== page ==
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Weeks: Factors that could determine who wins Ryder Cup

Bob Weeks
9/27/2012 10:17:58 PM
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MEDINAH, Illinois -- Of all the Ryder Cup events I've covered and watched, I can't remember one being as evenly matched as this one. It's also one of the few times I've seen 12 players on either side arriving with their games in order. It's hard to point out any of the 24 golfers who are struggling at the moment.

For that reason, picking a winner could come down to one or two small differences. Here are a few things I think are worth noting that could play a part in deciding who wins on Sunday.

Putting – Golf is definitely a power game these days, but in match play, it all comes down to putting. A long putt made can do more than just win a point; it can swing momentum or stop the bleeding. Think back to Graeme McDowell's big putt on Sunday at the last Ryder Cup as evidence. There are some great putters on both squads: Steve Stricker and Brandt Snedeker for the Americans, Luke Donald and Justin Rose for the Euros. But it seems to me the U.S. has more players who are great with the flatstick. Advantage: USA

The Crowd – The fans are always a factor in the Ryder Cup, and Chicago could be even more so. Players will tell you it doesn't matter much, but they'd be lying. A partisan gallery that's yelling and screaming pumps them up, and they can get swamped if they're on the other side, having to hear it. This is one of the few times in their career that these golfers are team players and so the crowd becomes part of that. Advantage: USA

Strategy – It may not be quite as important as it's made out to be (see: Azinger, Paul. The Pod Strategy), but getting the right pairings in the right order can make a difference. You have to play 12 golfers and you have to put them together properly for the proper game being played. In this case, I think that Jose Maria Olazabal has an easier job with the team he has and may have a few more deep thinkers on the sidelines helping him. Advantage: EUROPE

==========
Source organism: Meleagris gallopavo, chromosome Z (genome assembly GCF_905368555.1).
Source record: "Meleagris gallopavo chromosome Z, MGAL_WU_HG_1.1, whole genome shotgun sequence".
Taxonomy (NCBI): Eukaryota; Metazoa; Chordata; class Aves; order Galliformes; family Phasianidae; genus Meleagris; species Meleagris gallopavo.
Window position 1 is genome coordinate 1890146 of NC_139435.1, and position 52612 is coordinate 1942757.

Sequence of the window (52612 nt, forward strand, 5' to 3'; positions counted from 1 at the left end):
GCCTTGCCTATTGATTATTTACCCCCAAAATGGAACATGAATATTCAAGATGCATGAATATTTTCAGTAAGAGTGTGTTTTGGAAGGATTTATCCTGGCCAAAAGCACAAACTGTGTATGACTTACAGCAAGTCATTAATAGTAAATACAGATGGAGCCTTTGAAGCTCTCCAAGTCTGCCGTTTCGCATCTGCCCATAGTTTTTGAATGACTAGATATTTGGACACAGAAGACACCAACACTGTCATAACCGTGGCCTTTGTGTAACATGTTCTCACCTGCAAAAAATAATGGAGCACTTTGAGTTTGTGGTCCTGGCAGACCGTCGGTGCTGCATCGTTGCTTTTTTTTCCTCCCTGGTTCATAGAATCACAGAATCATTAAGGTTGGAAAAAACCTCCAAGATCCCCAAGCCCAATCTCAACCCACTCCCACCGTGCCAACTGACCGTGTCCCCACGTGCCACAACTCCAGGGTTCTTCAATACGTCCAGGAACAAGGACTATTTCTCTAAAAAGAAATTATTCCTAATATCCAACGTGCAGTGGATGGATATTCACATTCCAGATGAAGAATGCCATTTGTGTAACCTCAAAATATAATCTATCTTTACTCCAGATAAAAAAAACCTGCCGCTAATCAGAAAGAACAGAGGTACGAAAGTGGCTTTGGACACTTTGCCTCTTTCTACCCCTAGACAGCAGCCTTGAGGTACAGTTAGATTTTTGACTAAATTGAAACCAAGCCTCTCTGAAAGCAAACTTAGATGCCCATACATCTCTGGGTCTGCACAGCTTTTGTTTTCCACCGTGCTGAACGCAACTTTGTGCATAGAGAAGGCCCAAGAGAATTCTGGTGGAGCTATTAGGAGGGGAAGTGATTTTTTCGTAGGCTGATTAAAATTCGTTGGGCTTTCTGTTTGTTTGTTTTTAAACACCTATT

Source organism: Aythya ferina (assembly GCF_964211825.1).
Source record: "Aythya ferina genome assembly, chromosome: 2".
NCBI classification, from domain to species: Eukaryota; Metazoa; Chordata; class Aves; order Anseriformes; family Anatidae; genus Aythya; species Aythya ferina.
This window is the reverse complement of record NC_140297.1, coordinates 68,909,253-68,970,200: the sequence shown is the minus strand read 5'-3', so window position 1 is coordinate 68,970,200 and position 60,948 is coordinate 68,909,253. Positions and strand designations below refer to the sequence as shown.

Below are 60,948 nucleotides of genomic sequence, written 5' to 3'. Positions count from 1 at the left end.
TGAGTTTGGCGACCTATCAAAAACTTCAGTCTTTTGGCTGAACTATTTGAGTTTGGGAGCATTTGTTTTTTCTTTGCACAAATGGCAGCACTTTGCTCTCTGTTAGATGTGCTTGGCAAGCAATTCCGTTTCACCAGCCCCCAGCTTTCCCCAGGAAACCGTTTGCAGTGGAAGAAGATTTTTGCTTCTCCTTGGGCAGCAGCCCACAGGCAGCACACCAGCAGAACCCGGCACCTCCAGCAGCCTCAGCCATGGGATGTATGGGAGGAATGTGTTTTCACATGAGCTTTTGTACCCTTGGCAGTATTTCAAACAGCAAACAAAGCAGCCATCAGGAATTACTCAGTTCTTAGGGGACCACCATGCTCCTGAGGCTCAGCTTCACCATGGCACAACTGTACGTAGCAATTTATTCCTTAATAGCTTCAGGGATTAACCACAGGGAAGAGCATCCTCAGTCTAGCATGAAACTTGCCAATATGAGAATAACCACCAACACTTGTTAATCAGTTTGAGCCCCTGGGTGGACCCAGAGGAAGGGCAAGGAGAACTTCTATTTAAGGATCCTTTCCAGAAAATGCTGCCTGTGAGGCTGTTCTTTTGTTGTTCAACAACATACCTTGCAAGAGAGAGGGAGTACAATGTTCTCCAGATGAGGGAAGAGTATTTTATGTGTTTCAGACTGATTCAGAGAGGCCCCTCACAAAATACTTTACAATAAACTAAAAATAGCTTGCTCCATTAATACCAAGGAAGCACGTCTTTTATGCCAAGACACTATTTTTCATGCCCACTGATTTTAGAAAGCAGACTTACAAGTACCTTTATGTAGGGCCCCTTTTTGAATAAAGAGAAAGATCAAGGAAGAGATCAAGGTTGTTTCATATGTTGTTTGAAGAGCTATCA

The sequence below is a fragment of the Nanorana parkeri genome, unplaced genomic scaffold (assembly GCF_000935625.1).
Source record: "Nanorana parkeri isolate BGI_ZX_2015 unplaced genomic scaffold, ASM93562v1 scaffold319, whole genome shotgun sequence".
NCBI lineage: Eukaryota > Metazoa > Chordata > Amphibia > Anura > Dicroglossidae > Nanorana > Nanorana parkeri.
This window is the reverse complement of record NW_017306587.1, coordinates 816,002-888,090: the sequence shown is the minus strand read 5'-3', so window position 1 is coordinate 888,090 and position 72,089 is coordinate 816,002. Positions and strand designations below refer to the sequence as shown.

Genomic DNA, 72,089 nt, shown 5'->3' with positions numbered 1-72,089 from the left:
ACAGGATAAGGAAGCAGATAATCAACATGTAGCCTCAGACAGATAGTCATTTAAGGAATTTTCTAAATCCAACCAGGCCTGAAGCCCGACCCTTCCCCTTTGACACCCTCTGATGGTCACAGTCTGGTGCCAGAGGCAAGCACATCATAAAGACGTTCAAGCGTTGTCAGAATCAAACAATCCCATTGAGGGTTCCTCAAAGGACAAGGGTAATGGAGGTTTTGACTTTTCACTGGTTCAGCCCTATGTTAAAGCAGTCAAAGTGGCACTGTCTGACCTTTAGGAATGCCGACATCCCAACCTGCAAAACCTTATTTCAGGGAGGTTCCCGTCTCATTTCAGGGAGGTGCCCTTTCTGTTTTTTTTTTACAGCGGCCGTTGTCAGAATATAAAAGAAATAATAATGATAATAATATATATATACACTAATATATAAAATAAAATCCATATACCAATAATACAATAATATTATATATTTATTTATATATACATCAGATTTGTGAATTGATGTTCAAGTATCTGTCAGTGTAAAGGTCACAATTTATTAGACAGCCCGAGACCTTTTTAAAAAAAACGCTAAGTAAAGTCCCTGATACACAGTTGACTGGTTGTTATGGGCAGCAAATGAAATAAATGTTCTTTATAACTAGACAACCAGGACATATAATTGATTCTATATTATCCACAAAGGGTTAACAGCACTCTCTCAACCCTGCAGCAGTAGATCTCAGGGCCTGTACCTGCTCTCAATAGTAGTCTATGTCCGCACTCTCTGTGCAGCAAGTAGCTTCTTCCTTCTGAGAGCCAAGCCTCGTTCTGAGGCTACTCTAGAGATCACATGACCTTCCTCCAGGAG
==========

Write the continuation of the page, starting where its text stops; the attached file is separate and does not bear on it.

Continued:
Big Guns – No real contest here. The American big guns – Mickelson, Furyk and Woods – have been rotten in Ryder Cup play. Mickelson has contributed three and a half points over the last cups, Furyk four.

On the other side, Westwood, Garcia, Poulter and Donald have been strong. To win the cup, you not only need the supporting cast to help, you also definitely need your stars. Right now, the European stars are shining brighter. Advantage: EUROPE

Fourball -- For some reason, the Americans haven't been able to play fourball very well in the Ryder Cup. In fact, since 1985, Europe leads the US by a 20-point margin in fourball, 62-42. The Americans need to figure out how to fix that if they want a chance at winning. Advantage: EUROPE

Singles – If they can get to Sunday with the lead, the Americans will be awfully tough to defeat. Even though they've only won four cups since 1985, they hold an advantage of 74-70 in singles play. The moral of the story is the US golfers like to play alone. Advantage: USA




Golfer Taylor Pendrith is the highest ranked player on Canada's men's national team. The recent graduate of Kent State University is 18th on the world amateur rankings. More...

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